They never got it. The Royals chased St. Louis starter Bob Forsch in the second inning of Game 5 and won 6-1 behind Danny Jackson’s complete game. Kansas City was three outs from a loss in Game 6 when they rallied for two ninth-inning runs, aided by umpire Don Denkinger’s infamous blown call at first base on pinch-hitter Jorge Orta’s infield grounder. Tudor couldn’t make it out of the third inning in Game 7, reliever Joaquin Andujar and manager Whitey Herzog were both ejected for arguing with Denkinger, now behind the plate, in the fifth, and the demoralized Cardinals were trounced 11-0.
1986: Mets over Red Sox
Two teams that won incredibly tight League Championship Series — the Mets needing 28 innings to secure their final two victories over the Astros, the Red Sox rallying from a 3-games-to-3 deficit against the Angels — squared off in an even more memorable World Series. Boston took the opener in New York, 1-0, with Bruce Hurst and Calvin Schiraldi combining on a four-hitter; the lone run against Ron Darling came via a walk, a wild pitch and an error on second baseman Tim Tuefel. The Sox won Game 2 as both Dave Henderson and Dwight Evans homered off Dwight Gooden. The series moved to Boston, where Lenny Dykstra’s leadoff homer — his first of four hits — keyed a four-run first inning against Oil Can Boyd in Game 3 en route to a 7-1 Mets win; he added another and Gary Carter hit two in the team’s 6-2 win the next night.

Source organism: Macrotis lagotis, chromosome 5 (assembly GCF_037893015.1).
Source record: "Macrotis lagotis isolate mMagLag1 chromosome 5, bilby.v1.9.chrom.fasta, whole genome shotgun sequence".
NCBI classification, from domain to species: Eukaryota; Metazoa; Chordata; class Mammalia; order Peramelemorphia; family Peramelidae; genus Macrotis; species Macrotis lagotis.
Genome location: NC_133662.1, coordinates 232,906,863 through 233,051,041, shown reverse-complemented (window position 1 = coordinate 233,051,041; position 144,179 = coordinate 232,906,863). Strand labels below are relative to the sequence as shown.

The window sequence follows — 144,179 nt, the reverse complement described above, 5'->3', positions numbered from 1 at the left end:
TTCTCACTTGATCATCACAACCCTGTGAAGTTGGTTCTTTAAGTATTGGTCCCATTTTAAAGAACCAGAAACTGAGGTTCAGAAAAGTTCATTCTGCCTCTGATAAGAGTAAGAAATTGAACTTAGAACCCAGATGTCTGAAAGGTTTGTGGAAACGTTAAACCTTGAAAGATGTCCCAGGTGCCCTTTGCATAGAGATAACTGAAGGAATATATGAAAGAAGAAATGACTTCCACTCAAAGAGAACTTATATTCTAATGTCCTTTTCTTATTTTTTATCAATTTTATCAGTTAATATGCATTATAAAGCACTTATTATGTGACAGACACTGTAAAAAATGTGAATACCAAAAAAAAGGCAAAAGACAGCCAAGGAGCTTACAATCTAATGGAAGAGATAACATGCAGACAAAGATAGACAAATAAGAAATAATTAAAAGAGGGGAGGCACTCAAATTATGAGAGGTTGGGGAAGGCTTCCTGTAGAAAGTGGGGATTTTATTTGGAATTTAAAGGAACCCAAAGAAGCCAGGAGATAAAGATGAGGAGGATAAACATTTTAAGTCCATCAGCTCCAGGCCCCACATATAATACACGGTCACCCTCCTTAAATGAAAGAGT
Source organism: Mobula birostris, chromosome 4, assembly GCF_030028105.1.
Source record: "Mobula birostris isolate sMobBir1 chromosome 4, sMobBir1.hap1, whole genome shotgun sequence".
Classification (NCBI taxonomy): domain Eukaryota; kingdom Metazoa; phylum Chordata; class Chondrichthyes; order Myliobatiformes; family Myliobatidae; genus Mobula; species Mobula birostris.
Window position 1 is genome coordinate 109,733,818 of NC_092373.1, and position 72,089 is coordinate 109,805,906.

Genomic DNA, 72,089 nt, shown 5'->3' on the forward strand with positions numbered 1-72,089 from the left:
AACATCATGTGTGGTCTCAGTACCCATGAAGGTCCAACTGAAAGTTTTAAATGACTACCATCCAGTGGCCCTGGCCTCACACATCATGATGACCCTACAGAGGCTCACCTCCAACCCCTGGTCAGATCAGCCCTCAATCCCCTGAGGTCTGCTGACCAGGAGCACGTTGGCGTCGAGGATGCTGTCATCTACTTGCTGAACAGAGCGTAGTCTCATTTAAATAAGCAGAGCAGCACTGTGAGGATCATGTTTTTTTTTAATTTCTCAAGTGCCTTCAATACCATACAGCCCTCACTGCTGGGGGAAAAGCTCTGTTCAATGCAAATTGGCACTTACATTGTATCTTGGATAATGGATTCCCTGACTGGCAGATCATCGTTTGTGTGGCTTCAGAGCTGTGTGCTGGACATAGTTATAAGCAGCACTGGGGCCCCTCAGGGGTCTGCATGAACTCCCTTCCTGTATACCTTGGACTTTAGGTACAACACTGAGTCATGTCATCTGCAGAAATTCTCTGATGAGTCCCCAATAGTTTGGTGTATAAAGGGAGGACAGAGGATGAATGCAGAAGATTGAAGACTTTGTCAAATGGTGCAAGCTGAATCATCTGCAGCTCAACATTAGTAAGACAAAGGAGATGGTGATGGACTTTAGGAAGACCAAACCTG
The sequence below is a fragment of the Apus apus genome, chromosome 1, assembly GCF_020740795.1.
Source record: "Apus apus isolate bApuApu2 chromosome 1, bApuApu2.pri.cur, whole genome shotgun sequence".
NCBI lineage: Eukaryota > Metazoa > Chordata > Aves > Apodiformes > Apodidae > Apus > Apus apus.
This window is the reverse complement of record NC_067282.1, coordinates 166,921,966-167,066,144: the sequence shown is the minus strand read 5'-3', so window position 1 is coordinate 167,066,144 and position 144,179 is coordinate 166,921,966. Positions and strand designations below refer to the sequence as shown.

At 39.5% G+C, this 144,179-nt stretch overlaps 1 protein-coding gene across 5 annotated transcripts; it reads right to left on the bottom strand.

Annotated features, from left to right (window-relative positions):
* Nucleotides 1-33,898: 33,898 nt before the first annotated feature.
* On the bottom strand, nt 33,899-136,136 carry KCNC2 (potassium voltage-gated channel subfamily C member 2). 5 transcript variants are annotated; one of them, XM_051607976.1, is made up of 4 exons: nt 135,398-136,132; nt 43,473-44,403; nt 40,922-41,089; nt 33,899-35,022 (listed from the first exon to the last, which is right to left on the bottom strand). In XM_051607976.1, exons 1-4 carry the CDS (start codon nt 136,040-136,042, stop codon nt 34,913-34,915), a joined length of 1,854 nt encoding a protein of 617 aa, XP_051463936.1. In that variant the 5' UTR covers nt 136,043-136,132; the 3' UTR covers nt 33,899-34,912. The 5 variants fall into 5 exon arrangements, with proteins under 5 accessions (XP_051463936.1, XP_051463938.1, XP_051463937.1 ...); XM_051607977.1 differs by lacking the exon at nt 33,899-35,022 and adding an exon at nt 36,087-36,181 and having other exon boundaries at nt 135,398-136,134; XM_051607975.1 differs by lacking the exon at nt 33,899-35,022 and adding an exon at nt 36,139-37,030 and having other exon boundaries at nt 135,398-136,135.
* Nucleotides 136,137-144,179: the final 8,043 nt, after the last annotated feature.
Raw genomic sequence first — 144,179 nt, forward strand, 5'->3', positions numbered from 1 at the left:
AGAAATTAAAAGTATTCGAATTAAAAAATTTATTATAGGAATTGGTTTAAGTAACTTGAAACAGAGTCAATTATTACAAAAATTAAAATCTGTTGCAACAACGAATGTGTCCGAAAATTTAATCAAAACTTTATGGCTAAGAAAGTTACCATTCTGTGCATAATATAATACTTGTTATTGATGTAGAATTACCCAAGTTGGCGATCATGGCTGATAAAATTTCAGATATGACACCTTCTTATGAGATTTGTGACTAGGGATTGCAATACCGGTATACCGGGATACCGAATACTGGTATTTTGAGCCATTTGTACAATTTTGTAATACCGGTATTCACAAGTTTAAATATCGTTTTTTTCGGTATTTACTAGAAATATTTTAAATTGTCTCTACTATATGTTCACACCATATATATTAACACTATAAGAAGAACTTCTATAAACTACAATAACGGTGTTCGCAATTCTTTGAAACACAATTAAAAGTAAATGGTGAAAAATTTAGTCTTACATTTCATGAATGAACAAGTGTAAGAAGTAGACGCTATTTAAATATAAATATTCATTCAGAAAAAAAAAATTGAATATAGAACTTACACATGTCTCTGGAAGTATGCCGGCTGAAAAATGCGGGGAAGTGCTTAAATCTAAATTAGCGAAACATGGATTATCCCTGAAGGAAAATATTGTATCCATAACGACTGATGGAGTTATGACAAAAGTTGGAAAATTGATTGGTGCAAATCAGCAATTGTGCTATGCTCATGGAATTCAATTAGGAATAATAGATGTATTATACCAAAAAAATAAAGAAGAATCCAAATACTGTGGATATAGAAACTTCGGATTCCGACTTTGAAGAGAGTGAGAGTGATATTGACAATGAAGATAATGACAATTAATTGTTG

Hurst scattered 10 hits over nine innings and the Red Sox touched up Gooden yet again in Game 5. Boston was one strike away from its first world championship since 1918 in Game 6 when Bob Stanley’s wild pitch allowed the Mets to score the tying run; they won moments later when Mookie Wilson’s groundball went through Bill Buckner’s legs. After waiting out a day of rain, New York won Game 7 by overcoming an early 3-0 deficit; Ray Knight’s seventh-inning homer off Calvin Schiraldi put the Mets up for good, with Darryl Strawberry’s solo homer and reliever Jesse Orosco’s RBI single providing needed insurance in their 8-5 win.
1996: Yankees over Braves
The defending world champion Braves looked well on their way to a repeat when they trounced the Yankees 12-1 and 4-0 in the Bronx behind John Smoltz and Greg Maddux; 19-year-old Andruw Jones hit two homers in the first game. The Yankees made it a series when Bernie Williams’ two-run eighth-inning homer broke open Game 3 en route to a 5-2 New York win in Atlanta. The Braves jumped out to a 6-0 lead in Game 4, chasing New York starter Kenny Rogers in the third inning, and held a 6-3 lead in the eighth when Jim Leyritz’s pinch-three-run-homer off Mark Wohlers knotted the score. The Yankees added two in the 10th, the first via pinch-hitter Wade Boggs’ bases-loaded walk, to even the series.
New York gained the upper hand when Andy Pettitte outdueled Smoltz for a 1-0 win in Game 5; an error by Marquis Grissom and a Cecil Fielder double plated the game’s only run. Back in the Bronx for Game 6, a Joe Girardi RBI triple highlighted a three-run third inning against Maddux in Game 6 that would be all the runs New York needed. Series MVP John Wetteland — who saved all four New York wins — withstook a ninth-inning rally that pushed the tying run to second base before he shut the door for a 3-2 win and the Yankees’ first title since 1978.